8. Bring back to a simmer and cook for 2-3 minutes, then serve and enjoy!
Chicken Sumo Stew – Tori Chanko nabe| Recipes From A Pantry

Expert Recipe Tips

  • Make sure the broth is kept simmering the entire time. If the liquid starts to get low, simply add a bit more chicken broth or water.
  • You can swap the Shiitake mushrooms for another variety, such as Enoki mushrooms or even button mushrooms.
  • Add cooked Udon noodles or rice to leftover chanko nabe.

Delicious Variations

While this sumo stew is delicious as is, you can add in different ingredients. Try one of these options to easily change it up;

  • Miso
  • Kimchi
  • Mirin
  • Ponzu sauce
  • Bok Choy
  • Crab
  • Shrimp
  • Pork belly or bacon
  • Konnyaku
  • Udon noodles
  • Sesame seeds

Prep Ahead and Storage

  • Prep Ahead – You can make this chicken stew ahead of time and refrigerate or freeze until needed.  
  • Store – Make ahead and store in an airtight container in the fridge for up to 5 days. 
  • Freeze – Let the stew cool down, then transfer into Ziploc Freezer bags. Squeeze out all the extra air and seal the bags. Label the bags and then lay them flat in the freezer. Store in the freezer for up to 3 months.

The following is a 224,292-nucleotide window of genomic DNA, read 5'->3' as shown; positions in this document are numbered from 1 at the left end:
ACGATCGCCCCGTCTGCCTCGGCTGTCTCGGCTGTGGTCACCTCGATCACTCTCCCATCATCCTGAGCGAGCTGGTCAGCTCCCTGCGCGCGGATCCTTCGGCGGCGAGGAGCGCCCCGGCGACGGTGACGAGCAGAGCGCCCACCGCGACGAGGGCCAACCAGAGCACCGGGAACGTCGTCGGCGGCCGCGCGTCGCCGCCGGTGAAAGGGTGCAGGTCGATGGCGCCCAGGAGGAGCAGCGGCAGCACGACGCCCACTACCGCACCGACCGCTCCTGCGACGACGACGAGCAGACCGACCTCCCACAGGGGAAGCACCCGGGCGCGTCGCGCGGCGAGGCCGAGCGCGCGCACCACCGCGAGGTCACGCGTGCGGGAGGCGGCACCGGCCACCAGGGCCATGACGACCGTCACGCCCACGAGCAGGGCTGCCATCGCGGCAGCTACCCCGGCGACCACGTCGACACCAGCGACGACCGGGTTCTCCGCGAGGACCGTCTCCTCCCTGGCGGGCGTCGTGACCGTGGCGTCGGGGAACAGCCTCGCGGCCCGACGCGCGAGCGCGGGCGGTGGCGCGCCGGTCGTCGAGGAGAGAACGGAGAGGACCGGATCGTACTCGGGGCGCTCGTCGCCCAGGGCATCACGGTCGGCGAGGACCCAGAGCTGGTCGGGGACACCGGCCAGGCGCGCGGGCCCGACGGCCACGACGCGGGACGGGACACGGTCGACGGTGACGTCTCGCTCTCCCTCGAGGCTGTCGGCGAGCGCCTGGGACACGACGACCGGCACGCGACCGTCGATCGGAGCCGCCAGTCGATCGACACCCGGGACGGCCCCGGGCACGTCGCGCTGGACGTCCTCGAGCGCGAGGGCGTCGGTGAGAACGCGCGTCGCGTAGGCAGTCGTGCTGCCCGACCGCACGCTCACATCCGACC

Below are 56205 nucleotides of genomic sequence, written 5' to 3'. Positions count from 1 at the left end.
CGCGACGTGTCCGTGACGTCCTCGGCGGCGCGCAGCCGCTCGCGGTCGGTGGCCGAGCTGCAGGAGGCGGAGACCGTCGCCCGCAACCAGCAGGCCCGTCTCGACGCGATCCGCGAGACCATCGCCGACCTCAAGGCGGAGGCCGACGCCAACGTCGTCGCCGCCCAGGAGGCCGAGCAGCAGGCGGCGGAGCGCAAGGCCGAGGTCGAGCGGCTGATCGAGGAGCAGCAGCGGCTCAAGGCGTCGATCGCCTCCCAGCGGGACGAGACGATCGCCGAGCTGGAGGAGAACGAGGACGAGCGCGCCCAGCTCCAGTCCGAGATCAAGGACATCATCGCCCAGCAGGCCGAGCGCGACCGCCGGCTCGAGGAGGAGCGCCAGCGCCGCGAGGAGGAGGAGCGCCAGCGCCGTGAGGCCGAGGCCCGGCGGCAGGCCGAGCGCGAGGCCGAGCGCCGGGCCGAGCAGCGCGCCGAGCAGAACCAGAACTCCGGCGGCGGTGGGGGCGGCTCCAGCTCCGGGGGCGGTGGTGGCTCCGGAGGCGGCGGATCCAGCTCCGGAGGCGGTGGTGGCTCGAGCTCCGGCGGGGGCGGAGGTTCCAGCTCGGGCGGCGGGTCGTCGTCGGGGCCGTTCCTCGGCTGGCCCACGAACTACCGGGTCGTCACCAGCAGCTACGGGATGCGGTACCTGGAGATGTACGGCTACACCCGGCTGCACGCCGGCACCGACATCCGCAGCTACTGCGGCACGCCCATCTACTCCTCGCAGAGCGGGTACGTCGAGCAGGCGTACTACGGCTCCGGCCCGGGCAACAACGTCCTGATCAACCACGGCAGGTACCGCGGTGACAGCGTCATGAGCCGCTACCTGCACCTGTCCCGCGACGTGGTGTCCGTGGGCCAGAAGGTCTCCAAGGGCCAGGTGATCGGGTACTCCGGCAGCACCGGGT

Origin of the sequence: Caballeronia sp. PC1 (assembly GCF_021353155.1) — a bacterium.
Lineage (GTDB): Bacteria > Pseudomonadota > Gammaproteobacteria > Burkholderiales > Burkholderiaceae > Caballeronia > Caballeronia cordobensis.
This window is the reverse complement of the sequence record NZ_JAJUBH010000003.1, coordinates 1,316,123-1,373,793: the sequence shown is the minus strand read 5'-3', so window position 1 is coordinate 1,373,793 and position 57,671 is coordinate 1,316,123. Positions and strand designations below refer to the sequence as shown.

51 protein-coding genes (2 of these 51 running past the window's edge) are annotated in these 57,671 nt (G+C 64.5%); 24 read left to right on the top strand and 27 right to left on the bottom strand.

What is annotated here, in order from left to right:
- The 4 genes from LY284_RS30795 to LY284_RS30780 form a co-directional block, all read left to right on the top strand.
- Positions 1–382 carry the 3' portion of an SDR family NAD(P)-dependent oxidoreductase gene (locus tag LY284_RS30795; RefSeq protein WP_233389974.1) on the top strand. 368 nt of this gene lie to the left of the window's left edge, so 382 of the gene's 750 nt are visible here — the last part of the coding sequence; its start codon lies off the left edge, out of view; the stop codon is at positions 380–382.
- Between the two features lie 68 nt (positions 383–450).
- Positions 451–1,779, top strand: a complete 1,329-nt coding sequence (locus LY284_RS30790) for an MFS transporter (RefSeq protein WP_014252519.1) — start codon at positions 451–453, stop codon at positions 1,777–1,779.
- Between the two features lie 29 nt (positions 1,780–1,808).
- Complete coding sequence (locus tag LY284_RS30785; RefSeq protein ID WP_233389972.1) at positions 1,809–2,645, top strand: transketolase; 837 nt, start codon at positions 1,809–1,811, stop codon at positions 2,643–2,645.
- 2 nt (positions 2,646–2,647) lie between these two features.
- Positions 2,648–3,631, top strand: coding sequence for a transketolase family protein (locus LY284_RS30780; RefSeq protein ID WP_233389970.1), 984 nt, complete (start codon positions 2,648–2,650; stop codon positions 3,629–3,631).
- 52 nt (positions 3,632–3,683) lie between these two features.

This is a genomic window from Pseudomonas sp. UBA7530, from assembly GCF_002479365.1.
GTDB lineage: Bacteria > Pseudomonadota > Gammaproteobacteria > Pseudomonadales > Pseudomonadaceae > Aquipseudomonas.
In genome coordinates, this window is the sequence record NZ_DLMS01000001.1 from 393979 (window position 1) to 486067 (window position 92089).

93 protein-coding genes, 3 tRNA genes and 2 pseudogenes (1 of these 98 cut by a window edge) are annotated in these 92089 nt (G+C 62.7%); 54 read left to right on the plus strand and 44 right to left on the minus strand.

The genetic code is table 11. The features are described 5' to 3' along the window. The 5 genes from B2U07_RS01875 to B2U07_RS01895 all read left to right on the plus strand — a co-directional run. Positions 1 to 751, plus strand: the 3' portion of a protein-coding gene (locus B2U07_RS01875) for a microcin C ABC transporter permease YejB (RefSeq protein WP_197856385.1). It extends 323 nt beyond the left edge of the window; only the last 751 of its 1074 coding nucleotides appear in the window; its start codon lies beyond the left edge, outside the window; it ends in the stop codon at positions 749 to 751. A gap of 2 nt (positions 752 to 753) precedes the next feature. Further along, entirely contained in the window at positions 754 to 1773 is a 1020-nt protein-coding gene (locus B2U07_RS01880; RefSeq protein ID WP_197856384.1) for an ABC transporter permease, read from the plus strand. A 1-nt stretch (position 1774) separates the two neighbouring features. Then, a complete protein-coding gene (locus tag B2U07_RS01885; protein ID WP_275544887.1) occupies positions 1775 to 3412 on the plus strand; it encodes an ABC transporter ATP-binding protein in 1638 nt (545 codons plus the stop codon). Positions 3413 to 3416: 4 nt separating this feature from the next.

• Reheat – Place the Chanko Nabe in a microwave-safe container and reheat in the microwave, or add to a saucepan and reheat on the stovetop.

FAQs

What Does Chanko Nabe Mean?

In Japanese, the word chanko is used to describe the food sumo wrestlers eat. Nabe means hot pot, so chanko nabe translates to sumo hot pot.

Is Tori Chanko Nabe Healthy?

Yes, chanko nabe is a healthy meal that contains protein and veggies. And it is lower in fat, as hot-pot cooking does not require any oil.

More Recipes You May Like

Weight Watchers Points

There are 7 Blue Plan SmartPoints in one serving of this.

Get The Tori Chanko Nabe Recipe:

Don’t forget to tag #recipesfromapantry on Instagram or Twitter if you try Chicken Sumo Stew – Tori Chanko Nabe! It is really, really awesome for me when you make one of my recipes and I’d love to see it. You can also share it on my Facebook page. Please pin this recipe to Pinterest too! Thank you for reading Recipes from a Pantry.

Chicken Sumo Stew – Tori Chanko nabe| Recipes From A Pantry
Print Recipe
5 from 10 votes

Chicken Sumo Stew – Tori Chanko Nabe